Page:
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Proscription under the Terrorism Act 2000

This paper describes the recent history and present status of proscribed organisations under the Terrorism Act 2000 (the “2000 Act”).

Prior to the 2000 Act, proscription was exclusively concerned with terrorism connected with the affairs of Northern Ireland. Under the 2000 Act, proscription was extended to include organisations concerned with both domestic and international terrorism.

The Home Secretary may proscribe an organisation if they believe it is “concerned in terrorism”. If the Home Secretary believes that an organisation meets this statutory test, they must then decide whether to proscribe the organisation. In doing so, they must take into account various policy considerations.

Consequences of proscription

The 2000 Act sets out a number of proscription offences. These include belonging to or inviting support for a proscribed organisation; arranging or assisting with the arrangement of a meeting that supports a proscribed organisation; addressing such a meeting; or wearing clothing or displaying articles in public which arouse suspicion of membership or support of a proscribed organisation.

It is also possible to impose financial sanctions on proscribed organisations.

Current proscribed organisations

As of August 2021 there are 77 international terrorist groups proscribed under the Terrorism Act 2000 and 14 organisations in Northern Ireland proscribed under previous legislation.

Since the beginning of 2020, four organisations have been newly proscribed, all of which share an extreme right wing or white supremacist ideology.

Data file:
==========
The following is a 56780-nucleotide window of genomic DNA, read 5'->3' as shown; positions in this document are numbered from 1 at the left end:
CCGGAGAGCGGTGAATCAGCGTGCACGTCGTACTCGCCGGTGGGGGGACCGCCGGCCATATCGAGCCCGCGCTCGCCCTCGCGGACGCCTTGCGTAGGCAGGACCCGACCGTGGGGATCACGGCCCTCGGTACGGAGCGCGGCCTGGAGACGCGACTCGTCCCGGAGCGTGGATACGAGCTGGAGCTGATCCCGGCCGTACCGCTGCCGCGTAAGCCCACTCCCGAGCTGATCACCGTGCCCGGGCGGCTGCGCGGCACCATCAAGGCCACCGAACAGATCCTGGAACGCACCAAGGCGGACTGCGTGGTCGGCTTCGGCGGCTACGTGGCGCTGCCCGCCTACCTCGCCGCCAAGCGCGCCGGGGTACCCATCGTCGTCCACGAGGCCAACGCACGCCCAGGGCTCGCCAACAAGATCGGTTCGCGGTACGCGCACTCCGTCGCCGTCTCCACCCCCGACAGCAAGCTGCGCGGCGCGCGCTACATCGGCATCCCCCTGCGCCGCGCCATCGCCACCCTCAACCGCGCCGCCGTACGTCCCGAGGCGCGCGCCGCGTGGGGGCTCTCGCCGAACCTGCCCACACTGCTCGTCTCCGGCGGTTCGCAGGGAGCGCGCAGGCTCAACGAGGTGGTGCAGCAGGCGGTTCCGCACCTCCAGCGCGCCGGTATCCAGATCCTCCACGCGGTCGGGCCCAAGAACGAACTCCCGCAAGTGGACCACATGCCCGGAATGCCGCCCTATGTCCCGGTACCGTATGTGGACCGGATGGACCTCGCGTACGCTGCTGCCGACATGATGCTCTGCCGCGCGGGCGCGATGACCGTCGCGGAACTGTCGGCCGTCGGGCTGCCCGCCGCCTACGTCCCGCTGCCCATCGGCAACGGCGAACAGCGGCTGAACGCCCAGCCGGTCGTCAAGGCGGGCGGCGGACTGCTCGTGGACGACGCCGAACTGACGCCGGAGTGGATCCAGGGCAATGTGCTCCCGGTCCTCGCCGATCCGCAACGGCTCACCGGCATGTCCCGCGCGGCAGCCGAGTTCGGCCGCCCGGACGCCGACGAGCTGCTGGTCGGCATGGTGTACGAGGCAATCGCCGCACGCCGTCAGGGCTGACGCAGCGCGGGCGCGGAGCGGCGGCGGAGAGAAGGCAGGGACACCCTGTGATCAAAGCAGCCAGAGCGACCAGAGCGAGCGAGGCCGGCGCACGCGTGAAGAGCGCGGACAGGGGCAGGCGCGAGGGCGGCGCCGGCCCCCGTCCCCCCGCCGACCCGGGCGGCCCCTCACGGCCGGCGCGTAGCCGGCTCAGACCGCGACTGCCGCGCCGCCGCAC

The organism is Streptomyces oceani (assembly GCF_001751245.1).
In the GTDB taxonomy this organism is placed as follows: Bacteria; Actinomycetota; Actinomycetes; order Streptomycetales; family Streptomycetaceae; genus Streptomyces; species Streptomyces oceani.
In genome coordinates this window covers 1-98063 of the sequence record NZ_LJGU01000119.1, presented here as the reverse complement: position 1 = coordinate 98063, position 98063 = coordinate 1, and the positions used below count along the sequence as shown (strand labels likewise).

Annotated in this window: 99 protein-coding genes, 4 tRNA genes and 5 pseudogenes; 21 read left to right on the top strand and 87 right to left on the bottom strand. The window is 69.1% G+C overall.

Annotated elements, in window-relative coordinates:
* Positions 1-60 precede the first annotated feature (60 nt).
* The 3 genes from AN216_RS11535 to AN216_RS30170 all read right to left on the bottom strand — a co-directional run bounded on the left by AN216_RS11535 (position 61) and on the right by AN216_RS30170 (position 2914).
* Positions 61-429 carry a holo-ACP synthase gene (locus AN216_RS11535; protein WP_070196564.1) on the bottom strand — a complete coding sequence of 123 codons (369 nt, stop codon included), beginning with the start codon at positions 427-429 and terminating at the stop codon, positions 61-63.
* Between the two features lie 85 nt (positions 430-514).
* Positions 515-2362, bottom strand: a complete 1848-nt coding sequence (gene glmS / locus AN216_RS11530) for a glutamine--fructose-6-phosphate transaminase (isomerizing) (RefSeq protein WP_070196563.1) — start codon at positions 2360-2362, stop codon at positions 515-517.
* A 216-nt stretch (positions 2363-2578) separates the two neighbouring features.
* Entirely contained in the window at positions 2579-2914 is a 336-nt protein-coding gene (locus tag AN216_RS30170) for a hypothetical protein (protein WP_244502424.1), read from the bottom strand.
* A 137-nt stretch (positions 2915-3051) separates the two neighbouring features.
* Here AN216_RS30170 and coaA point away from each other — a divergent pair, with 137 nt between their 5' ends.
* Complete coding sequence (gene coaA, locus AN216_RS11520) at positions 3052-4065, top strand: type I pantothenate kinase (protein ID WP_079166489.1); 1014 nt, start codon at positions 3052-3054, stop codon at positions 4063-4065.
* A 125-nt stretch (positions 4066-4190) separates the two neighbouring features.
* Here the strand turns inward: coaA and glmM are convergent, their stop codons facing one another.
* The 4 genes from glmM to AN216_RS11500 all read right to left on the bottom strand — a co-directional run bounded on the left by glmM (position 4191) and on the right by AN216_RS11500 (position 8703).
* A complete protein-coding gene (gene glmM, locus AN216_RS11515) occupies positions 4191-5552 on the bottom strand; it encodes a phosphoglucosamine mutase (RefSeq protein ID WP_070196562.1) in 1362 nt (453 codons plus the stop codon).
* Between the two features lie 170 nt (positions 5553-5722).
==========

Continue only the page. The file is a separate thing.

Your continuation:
In January 2021, the House of Lords International Relations and Defence Committee recommended that the Government urgently review the status of an affiliate of Daesh/ ISIS operating in Afghanistan, the Islamic State Khorasan Province (ISKP). The Committee noted that the UK was the only member of the ‘Five Eyes’ group (an intelligence sharing network consisting of the UK, USA, Canada, Australia and New Zealand) not to have proscribed it.

In response, the Government told the Committee that as an affiliate of Daesh/ ISIS, ISPK “is effectively regarded and treated as being proscribed”.

The Annex to this paper includes a current list of proscribed organisations and a description of their activities.

Criticisms of the proscription regime

Whilst proscription has been posited as a powerful deterrent, a way of tackling lower-level support for terrorism, and a signal of rejection by society, questions have been raised as to its utility in combating terrorism and its compatibility with the rule of law.

The former Independent Reviewer of Terrorism Legislation (IRTL), Lord David Anderson QC, repeatedly recommended the introduction of time limits for proscription orders, as have his successors, Max Hill QC and the current IPTL, Jonathan Hall QC. However, the government has thus far declined to follow these recommendations and currently deproscription is done by way of application only. As a consequence, groups that no longer meet the statutory requirements for proscription continue to be proscribed, a situation described by Lord Anderson as “an affront to the rule of law”.


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